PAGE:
31 July 2012
Answer: They were both left-handers.
You know the feeling when you wake up in the middle of the night in a strange hotel, jet-lagged and hung over on charter flight brandy, and you crack your head on the mirror-fronted wardrobe as you try to locate the bathroom? Well, apparently that is what being left-handed is like. Only it's constant.
So upset are left-handed people by the lack of sympathy from the 90% who are more dextrous and adroit, that they have declared 13 August International Left-handers Day* . Their aim is not only to show how hellish life can be in a discriminatory world built for the convenience of smug right-handers, but also to trumpet how wonderfully they overcome the obstacles.
Apparently left-handers have more elastic brains, we are the superior 10% of the population, for instance, do people realise how difficult it is to write a cheque when the stubs always get in the way?
You wonder how they cope in those Eastern cultures where left hands are earmarked for lavatorial duties and are not even allowed near a cheque stub.
Left-handers always boast about famous left-handers, such as Lewis Carroll, Cole Porter, Picasso, Einstein, Marilyn Munroe and Leonardo, whose left-handedness is clear in the cross-hatching on his self-portrait (see left). However, that still leaves plenty of famous people are aren't left handed. And what about Jack the Ripper, the Boston Strangler and Tiny Tim? All left-handers, but they don't get boasted about.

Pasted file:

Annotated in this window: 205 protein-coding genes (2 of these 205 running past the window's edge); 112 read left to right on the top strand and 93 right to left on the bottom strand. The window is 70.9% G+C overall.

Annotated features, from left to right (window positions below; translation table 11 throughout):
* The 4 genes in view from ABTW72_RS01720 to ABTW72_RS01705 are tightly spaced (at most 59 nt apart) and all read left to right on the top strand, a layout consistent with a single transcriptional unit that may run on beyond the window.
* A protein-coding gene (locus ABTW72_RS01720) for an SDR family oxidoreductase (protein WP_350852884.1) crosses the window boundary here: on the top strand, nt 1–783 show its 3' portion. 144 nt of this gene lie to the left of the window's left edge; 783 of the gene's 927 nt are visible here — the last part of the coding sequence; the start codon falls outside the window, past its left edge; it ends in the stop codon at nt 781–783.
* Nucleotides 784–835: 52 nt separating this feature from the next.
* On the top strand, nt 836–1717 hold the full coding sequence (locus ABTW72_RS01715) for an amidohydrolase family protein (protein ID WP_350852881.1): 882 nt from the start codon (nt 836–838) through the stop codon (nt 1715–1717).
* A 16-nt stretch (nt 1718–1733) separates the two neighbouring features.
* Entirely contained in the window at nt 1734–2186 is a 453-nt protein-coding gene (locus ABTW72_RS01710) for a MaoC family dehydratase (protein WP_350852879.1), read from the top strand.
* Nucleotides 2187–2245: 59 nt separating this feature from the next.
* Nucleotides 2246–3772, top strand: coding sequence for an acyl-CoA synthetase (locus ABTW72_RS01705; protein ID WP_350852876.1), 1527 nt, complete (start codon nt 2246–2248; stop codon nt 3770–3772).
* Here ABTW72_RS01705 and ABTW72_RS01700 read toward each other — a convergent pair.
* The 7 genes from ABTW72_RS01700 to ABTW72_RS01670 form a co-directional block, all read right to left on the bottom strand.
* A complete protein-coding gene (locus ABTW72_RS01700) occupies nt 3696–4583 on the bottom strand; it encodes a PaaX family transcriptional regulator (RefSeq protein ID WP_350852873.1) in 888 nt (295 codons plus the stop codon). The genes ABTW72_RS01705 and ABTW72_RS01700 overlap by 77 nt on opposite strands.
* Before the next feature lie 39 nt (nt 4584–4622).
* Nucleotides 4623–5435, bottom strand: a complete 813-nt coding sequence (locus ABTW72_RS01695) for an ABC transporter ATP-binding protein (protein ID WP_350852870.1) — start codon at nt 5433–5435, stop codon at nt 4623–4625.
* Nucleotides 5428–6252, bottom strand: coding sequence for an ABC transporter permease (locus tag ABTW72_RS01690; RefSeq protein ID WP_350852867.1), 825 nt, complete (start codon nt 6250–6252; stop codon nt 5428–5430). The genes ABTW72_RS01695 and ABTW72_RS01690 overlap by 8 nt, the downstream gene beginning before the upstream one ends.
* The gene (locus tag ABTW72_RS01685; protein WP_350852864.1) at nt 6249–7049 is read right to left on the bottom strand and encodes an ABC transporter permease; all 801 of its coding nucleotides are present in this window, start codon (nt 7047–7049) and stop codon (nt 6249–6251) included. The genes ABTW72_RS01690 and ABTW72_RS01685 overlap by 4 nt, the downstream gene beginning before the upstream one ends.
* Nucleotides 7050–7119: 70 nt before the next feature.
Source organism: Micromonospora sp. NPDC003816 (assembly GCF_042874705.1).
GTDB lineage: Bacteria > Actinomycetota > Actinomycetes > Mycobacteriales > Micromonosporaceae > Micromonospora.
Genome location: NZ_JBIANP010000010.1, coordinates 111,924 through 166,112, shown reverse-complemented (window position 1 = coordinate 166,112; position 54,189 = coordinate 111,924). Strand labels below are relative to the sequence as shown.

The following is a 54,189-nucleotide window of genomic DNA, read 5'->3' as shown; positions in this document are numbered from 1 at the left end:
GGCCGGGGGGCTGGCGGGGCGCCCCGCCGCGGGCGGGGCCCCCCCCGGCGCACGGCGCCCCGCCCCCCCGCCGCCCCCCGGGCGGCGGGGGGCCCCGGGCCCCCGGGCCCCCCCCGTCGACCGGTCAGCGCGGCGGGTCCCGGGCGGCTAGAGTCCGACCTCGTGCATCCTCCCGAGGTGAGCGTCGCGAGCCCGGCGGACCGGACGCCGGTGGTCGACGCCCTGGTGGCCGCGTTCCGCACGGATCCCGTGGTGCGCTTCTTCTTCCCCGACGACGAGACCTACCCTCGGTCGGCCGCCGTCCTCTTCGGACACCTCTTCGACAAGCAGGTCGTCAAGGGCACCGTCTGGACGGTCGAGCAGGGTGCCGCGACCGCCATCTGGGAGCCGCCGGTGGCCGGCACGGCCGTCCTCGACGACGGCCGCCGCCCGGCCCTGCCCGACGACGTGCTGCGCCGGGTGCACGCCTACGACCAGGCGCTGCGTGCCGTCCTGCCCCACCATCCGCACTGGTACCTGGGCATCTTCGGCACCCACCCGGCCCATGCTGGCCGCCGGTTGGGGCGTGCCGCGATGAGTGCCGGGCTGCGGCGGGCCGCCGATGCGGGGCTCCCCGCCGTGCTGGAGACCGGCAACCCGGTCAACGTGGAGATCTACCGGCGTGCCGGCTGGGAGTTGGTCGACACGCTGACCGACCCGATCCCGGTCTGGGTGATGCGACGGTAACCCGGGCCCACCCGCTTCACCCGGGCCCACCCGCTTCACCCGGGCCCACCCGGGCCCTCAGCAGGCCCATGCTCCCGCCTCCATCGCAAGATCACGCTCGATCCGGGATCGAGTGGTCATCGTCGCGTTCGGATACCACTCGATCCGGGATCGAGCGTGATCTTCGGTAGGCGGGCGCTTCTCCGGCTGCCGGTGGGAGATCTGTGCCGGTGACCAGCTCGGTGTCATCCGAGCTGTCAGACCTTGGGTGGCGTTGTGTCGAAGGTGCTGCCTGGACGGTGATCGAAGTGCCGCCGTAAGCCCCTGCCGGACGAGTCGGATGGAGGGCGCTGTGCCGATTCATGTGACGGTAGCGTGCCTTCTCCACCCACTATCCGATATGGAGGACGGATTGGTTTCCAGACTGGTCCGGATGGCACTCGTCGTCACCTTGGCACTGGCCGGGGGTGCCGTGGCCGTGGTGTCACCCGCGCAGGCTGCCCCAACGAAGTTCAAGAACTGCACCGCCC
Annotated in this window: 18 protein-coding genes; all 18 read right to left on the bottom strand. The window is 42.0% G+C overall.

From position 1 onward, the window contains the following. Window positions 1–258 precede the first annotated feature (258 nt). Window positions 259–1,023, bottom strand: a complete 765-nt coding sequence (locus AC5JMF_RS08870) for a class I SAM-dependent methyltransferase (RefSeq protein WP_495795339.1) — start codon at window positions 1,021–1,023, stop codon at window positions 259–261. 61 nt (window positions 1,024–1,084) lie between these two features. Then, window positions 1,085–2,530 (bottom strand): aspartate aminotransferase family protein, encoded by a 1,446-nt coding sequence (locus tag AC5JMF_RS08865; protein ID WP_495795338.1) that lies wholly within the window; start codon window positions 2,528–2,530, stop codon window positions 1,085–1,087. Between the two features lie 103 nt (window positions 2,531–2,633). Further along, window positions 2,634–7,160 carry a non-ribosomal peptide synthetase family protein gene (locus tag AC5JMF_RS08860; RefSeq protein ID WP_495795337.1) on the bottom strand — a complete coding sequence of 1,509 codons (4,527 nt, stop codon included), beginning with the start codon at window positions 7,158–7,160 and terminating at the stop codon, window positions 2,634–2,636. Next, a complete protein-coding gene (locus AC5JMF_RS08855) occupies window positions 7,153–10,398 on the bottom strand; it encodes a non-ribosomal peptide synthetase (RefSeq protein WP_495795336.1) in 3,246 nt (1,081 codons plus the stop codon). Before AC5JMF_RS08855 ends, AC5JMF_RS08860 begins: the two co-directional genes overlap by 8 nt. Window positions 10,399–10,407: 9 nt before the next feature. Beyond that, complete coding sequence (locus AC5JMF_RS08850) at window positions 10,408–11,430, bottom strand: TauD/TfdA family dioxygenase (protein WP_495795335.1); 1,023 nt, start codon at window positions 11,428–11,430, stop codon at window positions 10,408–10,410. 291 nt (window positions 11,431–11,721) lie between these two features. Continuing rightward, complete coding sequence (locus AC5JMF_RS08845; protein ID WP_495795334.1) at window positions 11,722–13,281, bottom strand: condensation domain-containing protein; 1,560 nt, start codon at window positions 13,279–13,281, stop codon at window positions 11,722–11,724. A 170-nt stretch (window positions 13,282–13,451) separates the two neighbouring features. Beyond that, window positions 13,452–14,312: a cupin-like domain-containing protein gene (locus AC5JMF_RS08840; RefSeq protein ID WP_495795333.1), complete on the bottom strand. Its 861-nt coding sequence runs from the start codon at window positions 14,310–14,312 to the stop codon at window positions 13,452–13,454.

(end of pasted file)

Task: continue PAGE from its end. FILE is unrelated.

It is thought that humans are genetically coded to be born right-handed, suggesting that something goes wrong to produce left-handers. It is thought that left-handers are more common in groups of individuals with a history of alcoholism, suicide attempts, epilepsy and migraines, that left-handers are likelier to suffer from asthma, insomnia, allergies and diabetes, that they are likelier to have car crashes and, as if that were not enough, that they have less life-expectancy. Doesn't sound too attractive, does it? But then, is it any wonder with us left-handers having so work so hard just to carry out normal activities?
Left handers have trouble using can-openers, scissors, soup ladles, potato peelers, saws, cameras, hockey sticks, fishing rods and microwaves. Unless left-handers are reading, say, Arabic, Hebrew, Persian or Pashtun, many find reading books, a nuisance. Even men's trouser flies are designed to be opened with the right hand, and asking a stranger for help is not always appropriate. Some might think it even cheekier than a left-handed compliment.
I've always said that life is very difficult for a left-handed, short, shortsighted person (me) - and no wonder!
Also see: http://www.stanleycoren.com/e_left-handed.htm